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Sugar disrupts microbiome, removes protection against obesity and diabetes

Cell phone (2022). DOI: 10.1016/j.cell.2022.08.005″ width=”800″ height=”530″/>

Graphic abstract. Credit: Cell (2022). DOI: 10.1016/j.cell.2022.08.005

A study of mice found that dietary sugar ages the gut microbiome, triggering a chain of events that leads to metabolic disease, prediabetes, and weight gain.

The findings, published today in Cellsuggest that diet matters, but an optimal microbiome is equally important for the prevention of metabolic syndrome, diabetes, and obesity.

Diet Age Microbiome

A Western-style high-fat, high-sugar diet can lead to obesity, metabolic syndrome, and diabetes, but how the diet initiates unhealthy changes in the body is unknown.

The gut microbiome is indispensable to an animal’s nutrition, say Ivalyo Ivanov, Ph.D., associate professor of microbiology and immunology at Columbia University’s Vagelos College of Physicians and Surgeons, and colleagues investigated the early effects of Western-style diet on the microbiome of mice.

After four weeks on the diet, the animals showed features of the metabolic syndrome, including weight gain, insulin resistance, and glucose intolerance. And their microbiomes had changed dramatically, with the number of segmented filamentous bacteria, common in the gut microbiota of rodents, fish and chickens, dropping dramatically and other bacteria increasing in abundance.

Changes in the microbiome in altered Th17 cells

The researchers found that the reduction of filamentous bacteria was critical to the animals’ health through its effect on Th17 immune cells. The decrease in filamentous bacteria reduced the number of Th17 cells in the intestine, and further experiments revealed that it is the Th17 cells that are necessary to prevent metabolic diseases, diabetes and weight gain.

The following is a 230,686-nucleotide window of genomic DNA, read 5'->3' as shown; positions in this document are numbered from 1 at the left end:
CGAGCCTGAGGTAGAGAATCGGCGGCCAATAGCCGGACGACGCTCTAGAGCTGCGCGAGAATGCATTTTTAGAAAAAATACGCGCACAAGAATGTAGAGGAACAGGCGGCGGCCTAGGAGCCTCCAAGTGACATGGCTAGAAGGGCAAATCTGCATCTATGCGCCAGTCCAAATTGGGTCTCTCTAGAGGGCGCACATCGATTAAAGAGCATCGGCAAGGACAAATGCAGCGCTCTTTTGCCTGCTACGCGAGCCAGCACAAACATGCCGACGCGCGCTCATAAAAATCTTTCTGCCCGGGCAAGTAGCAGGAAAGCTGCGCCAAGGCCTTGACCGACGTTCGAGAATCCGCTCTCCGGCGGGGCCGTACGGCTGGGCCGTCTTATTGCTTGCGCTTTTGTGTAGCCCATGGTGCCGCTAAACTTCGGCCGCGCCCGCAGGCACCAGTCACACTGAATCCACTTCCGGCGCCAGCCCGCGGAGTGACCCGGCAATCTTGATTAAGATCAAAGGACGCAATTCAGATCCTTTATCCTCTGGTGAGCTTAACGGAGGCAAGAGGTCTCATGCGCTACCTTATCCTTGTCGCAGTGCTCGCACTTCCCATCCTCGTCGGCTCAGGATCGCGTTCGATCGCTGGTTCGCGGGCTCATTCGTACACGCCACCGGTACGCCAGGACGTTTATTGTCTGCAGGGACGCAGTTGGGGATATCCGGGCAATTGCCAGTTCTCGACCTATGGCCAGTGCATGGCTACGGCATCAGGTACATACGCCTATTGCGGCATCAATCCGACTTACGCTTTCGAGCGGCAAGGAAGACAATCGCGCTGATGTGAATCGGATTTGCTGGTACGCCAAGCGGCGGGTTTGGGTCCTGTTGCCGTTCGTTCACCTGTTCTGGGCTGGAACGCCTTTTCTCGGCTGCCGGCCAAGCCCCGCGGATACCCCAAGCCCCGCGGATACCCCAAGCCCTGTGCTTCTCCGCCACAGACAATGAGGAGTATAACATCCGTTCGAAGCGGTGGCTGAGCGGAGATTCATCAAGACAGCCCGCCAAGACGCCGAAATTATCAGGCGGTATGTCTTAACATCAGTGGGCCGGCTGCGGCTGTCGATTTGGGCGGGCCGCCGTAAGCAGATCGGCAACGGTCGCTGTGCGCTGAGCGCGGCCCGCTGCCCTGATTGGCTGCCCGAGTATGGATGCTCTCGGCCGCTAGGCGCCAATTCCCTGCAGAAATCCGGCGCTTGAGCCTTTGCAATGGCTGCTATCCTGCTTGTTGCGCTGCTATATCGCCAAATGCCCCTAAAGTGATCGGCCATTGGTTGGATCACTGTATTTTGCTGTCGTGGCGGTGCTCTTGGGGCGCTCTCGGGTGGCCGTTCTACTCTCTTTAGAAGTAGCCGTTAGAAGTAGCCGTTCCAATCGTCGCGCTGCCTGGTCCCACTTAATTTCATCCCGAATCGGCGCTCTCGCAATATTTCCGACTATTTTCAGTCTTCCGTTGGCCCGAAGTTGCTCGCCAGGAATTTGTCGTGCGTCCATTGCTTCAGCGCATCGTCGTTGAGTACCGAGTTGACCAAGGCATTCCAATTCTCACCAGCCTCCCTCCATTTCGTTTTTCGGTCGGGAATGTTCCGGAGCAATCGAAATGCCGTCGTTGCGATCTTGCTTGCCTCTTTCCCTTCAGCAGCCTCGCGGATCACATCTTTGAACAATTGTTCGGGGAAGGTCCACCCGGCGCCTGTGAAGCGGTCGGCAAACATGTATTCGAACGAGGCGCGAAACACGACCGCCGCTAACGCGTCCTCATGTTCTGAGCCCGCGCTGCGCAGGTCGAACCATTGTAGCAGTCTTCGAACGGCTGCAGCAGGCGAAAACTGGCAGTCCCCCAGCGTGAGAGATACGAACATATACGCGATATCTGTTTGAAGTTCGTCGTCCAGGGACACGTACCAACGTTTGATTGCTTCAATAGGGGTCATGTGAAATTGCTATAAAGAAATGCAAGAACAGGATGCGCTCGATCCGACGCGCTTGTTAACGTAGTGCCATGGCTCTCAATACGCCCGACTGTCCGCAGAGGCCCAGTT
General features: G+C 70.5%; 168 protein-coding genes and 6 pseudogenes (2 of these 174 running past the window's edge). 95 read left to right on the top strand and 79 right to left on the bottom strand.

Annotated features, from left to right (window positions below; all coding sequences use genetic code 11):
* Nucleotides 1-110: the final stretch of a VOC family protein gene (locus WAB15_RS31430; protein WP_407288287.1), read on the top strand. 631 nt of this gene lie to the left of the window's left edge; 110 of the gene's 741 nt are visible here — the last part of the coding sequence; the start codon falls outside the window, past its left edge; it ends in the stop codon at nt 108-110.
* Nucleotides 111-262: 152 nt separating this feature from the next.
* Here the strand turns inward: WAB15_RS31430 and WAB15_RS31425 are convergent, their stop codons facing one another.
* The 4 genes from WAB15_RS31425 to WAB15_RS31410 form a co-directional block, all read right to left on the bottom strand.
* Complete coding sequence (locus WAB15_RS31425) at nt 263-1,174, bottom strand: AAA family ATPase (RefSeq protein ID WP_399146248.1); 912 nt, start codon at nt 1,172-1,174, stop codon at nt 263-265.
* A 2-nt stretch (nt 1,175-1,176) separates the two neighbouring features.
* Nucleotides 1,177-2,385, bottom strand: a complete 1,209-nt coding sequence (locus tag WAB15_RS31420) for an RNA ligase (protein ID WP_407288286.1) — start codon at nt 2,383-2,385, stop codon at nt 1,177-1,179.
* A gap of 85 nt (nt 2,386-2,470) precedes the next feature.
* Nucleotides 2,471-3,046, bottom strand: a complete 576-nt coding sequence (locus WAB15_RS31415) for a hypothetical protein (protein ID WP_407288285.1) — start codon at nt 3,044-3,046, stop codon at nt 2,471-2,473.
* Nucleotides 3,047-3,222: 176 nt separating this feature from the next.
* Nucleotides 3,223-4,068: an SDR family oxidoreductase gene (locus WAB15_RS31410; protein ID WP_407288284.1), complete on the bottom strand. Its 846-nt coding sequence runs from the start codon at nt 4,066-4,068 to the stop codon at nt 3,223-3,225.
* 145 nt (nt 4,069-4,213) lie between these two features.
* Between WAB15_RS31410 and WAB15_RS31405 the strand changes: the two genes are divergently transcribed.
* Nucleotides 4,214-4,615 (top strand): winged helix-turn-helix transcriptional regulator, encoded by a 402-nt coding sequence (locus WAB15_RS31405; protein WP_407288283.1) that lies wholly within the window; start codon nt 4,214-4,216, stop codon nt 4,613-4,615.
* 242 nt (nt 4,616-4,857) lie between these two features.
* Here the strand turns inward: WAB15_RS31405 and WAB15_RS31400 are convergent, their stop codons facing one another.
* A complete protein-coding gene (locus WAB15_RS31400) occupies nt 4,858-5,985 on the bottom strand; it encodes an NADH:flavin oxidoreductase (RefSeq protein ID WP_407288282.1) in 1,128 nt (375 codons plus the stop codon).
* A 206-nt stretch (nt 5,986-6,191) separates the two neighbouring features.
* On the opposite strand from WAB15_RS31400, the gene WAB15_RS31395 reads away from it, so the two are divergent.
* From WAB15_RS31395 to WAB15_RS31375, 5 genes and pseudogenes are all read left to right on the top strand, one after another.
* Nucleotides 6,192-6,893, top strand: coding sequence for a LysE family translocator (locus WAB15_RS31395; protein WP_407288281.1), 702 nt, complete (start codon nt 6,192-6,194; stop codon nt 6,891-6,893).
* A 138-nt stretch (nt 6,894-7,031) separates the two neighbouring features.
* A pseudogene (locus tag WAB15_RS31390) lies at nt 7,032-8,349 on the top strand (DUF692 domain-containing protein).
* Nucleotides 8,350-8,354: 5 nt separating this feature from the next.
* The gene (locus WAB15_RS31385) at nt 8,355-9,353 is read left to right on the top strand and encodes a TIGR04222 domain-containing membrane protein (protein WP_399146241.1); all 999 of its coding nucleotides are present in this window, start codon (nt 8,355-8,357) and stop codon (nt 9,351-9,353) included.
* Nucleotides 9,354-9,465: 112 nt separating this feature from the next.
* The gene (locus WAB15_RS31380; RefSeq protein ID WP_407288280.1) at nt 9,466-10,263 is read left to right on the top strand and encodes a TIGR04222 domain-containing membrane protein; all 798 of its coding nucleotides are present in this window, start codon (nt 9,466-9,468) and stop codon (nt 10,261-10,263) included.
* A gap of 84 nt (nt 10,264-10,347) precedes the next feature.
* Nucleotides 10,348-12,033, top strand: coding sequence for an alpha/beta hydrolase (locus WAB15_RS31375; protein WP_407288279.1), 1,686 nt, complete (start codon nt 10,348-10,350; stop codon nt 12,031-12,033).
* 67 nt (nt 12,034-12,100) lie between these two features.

“These immune cells produce molecules that slow down the absorption of ‘bad’ lipids from the intestines and reduce intestinal inflammation,” says Ivanov. “In other words, they keep the gut healthy and protect the body from the absorption of pathogenic lipids.”

sugar vs fat

What component of the high-fat, high-sugar diet led to these changes? Ivanov’s team found that sugar was the culprit.

“The sugar kills the stringy bacteria, and as a consequence, the protective Th17 cells disappear,” says Ivanov. “When we fed mice a high-fat, sugar-free diet, they retained intestinal Th17 cells and were completely protected against developing obesity and prediabetes, despite consuming the same amount of calories.”

But cutting out the sugar didn’t help all the mice. For starters, among those lacking filamentous bacteria, removal of sugar had no beneficial effect, and the animals became obese and developed diabetes.

“This suggests that some popular dietary interventions, such as minimizing sugars, may only work in people who have certain bacterial populations within their microbiota,” says Ivanov.

In those cases, certain probiotics might be helpful. In Ivanov’s mice, supplementation of filamentous bacteria led to recovery of Th17 cells and protection against metabolic syndrome, despite the animals’ consumption of a high-fat diet.

Although people don’t have the same stringy bacteria as mice, Ivanov thinks other bacteria in people may have the same protective effects.

Providing Th17 cells to mice also provided protection and may also be therapeutic for people. “The microbiota is important, but the real protection comes from the bacteria-induced Th17 cells,” says Ivanov.

“Our study emphasizes that a complex interplay between diet, the microbiota, and the immune system plays a key role in the development of obesity, metabolic syndrome, type 2 diabetes, and other conditions,” says Ivanov. “It suggests that for optimal health it is important not only to modify the diet, but also to improve the gut microbiome or immune system, for example by increasing Th17 cell-inducing bacteria.”


A low-calorie diet alters the gut microbiome and delays immune aging


Information:
Yoshinaga Kawano et al, Dietary sugar-induced microbiota imbalance disrupts immune-mediated protection against metabolic syndrome, Cell (2022). DOI: 10.1016/j.cell.2022.08.005

Diary information:
Cell


Provided by Columbia University Irving Medical Center


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